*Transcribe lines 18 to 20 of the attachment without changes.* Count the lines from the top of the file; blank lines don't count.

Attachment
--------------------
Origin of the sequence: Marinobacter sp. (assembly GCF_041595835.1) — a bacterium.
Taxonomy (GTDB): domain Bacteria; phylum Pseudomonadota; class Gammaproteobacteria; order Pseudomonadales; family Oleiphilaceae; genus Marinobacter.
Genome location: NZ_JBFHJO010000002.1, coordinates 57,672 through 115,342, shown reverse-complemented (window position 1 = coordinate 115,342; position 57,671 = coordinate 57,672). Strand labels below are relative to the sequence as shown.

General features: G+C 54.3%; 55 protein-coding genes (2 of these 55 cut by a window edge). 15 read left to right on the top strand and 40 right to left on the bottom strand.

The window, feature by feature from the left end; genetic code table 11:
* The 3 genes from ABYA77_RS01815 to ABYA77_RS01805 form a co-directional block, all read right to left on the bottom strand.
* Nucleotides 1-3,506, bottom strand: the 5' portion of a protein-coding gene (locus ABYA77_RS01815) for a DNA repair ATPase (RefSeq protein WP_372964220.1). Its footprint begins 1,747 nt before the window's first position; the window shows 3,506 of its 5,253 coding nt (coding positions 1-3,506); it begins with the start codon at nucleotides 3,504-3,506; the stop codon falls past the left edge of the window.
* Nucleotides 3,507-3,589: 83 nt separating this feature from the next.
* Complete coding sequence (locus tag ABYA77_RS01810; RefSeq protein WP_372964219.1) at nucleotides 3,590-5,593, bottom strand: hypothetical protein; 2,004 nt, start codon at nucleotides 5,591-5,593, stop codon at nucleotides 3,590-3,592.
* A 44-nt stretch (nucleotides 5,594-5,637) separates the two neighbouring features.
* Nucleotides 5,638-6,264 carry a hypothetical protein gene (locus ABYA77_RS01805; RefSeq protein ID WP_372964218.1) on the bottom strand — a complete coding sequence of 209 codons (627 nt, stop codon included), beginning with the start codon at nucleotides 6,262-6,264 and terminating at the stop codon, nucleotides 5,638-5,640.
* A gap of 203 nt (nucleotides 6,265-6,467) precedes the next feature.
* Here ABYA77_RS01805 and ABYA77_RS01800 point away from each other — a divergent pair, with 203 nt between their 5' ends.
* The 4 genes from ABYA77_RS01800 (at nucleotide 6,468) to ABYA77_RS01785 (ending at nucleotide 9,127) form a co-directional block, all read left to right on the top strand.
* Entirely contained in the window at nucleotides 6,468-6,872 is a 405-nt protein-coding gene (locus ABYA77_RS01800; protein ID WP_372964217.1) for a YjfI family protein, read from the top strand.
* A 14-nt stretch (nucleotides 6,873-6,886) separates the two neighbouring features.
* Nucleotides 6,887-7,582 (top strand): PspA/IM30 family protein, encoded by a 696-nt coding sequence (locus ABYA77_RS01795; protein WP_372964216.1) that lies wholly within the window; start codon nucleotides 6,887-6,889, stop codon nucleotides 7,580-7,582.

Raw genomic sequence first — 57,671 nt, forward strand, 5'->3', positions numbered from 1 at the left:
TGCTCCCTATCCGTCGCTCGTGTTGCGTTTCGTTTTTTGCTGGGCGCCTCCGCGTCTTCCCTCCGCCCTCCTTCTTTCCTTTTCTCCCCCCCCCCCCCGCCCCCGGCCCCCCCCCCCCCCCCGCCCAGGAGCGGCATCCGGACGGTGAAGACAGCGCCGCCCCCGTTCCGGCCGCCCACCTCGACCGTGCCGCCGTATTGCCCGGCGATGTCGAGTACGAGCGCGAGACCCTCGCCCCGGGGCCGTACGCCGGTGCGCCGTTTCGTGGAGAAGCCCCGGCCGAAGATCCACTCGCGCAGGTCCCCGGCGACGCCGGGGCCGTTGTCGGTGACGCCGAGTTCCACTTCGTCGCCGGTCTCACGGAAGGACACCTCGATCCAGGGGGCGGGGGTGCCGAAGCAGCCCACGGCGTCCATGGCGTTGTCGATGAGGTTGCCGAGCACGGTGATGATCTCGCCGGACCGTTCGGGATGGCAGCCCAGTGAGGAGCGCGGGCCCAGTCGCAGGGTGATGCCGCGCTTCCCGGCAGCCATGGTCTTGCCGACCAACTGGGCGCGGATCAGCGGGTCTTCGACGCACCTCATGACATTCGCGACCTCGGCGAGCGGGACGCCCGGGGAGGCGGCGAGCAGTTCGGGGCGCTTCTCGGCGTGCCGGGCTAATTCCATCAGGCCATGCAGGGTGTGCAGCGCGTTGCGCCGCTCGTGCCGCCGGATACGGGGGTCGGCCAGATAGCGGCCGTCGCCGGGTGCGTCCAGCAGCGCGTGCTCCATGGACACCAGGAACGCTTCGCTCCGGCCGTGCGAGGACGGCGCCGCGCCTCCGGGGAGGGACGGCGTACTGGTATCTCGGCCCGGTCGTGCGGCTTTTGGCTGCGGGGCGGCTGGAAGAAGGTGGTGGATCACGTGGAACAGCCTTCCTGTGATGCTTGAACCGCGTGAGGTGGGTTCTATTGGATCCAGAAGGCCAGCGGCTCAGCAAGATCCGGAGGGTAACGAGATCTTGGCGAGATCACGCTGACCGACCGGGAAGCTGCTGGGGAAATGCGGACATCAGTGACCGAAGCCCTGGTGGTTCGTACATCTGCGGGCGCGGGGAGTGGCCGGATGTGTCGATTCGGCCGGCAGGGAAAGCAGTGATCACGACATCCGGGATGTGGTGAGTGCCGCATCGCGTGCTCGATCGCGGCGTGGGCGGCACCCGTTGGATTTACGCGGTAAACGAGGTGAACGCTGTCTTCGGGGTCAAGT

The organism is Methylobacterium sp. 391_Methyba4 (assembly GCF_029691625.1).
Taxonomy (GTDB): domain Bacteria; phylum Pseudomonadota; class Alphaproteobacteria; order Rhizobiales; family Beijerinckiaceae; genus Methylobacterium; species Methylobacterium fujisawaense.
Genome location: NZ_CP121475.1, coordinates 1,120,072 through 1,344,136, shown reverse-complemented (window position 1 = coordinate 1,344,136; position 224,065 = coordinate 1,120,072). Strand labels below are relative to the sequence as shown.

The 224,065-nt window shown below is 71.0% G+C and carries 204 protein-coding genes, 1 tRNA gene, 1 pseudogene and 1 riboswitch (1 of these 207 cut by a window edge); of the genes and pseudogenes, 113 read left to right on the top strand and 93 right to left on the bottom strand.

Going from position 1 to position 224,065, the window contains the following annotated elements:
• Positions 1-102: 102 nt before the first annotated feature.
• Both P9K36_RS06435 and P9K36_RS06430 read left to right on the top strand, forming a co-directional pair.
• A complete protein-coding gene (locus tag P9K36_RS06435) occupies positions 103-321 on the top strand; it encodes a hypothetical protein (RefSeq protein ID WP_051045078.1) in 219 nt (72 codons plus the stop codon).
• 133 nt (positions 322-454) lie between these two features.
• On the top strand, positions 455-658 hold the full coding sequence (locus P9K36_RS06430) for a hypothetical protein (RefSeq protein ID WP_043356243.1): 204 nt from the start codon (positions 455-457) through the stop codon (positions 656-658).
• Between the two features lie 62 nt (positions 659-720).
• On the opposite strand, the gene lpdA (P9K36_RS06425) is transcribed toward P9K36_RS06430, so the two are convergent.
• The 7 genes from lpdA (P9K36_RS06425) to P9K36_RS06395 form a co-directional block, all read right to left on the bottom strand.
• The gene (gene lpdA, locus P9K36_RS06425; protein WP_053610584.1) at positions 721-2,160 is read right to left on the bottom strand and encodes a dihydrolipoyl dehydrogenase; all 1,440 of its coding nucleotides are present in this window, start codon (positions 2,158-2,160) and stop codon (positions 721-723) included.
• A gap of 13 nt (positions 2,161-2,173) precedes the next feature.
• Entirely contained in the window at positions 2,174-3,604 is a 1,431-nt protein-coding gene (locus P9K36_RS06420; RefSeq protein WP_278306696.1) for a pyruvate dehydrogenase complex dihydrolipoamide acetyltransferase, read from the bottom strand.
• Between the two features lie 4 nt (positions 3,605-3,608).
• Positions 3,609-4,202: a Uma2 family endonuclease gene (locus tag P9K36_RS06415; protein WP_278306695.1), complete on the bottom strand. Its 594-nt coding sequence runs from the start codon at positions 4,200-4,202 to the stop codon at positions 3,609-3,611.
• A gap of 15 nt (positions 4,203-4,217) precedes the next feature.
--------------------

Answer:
Raw genomic sequence first — 57,671 nt, forward strand, 5'->3', positions numbered from 1 at the left:
TGCTCCCTATCCGTCGCTCGTGTTGCGTTTCGTTTTTTGCTGGGCGCCTCCGCGTCTTCCCTCCGCCCTCCTTCTTTCCTTTTCTCCCCCCCCCCCCCGCCCCCGGCCCCCCCCCCCCCCCCGCCCAGGAGCGGCATCCGGACGGTGAAGACAGCGCCGCCCCCGTTCCGGCCGCCCACCTCGACCGTGCCGCCGTATTGCCCGGCGATGTCGAGTACGAGCGCGAGACCCTCGCCCCGGGGCCGTACGCCGGTGCGCCGTTTCGTGGAGAAGCCCCGGCCGAAGATCCACTCGCGCAGGTCCCCGGCGACGCCGGGGCCGTTGTCGGTGACGCCGAGTTCCACTTCGTCGCCGGTCTCACGGAAGGACACCTCGATCCAGGGGGCGGGGGTGCCGAAGCAGCCCACGGCGTCCATGGCGTTGTCGATGAGGTTGCCGAGCACGGTGATGATCTCGCCGGACCGTTCGGGATGGCAGCCCAGTGAGGAGCGCGGGCCCAGTCGCAGGGTGATGCCGCGCTTCCCGGCAGCCATGGTCTTGCCGACCAACTGGGCGCGGATCAGCGGGTCTTCGACGCACCTCATGACATTCGCGACCTCGGCGAGCGGGACGCCCGGGGAGGCGGCGAGCAGTTCGGGGCGCTTCTCGGCGTGCCGGGCTAATTCCATCAGGCCATGCAGGGTGTGCAGCGCGTTGCGCCGCTCGTGCCGCCGGATACGGGGGTCGGCCAGATAGCGGCCGTCGCCGGGTGCGTCCAGCAGCGCGTGCTCCATGGACACCAGGAACGCTTCGCTCCGGCCGTGCGAGGACGGCGCCGCGCCTCCGGGGAGGGACGGCGTACTGGTATCTCGGCCCGGTCGTGCGGCTTTTGGCTGCGGGGCGGCTGGAAGAAGGTGGTGGATCACGTGGAACAGCCTTCCTGTGATGCTTGAACCGCGTGAGGTGGGTTCTATTGGATCCAGAAGGCCAGCGGCTCAGCAAGATCCGGAGGGTAACGAGATCTTGGCGAGATCACGCTGACCGACCGGGAAGCTGCTGGGGAAATGCGGACATCAGTGACCGAAGCCCTGGTGGTTCGTACATCTGCGGGCGCGGGGAGTGGCCGGATGTGTCGATTCGGCCGGCAGGGAAAGCAGTGATCACGACATCCGGGATGTGGTGAGTGCCGCATCGCGTGCTCGATCGCGGCGTGGGCGGCACCCGTTGGATTTACGCGGTAAACGAGGTGAACGCTGTCTTCGGGGTCAAGT

The organism is Methylobacterium sp. 391_Methyba4 (assembly GCF_029691625.1).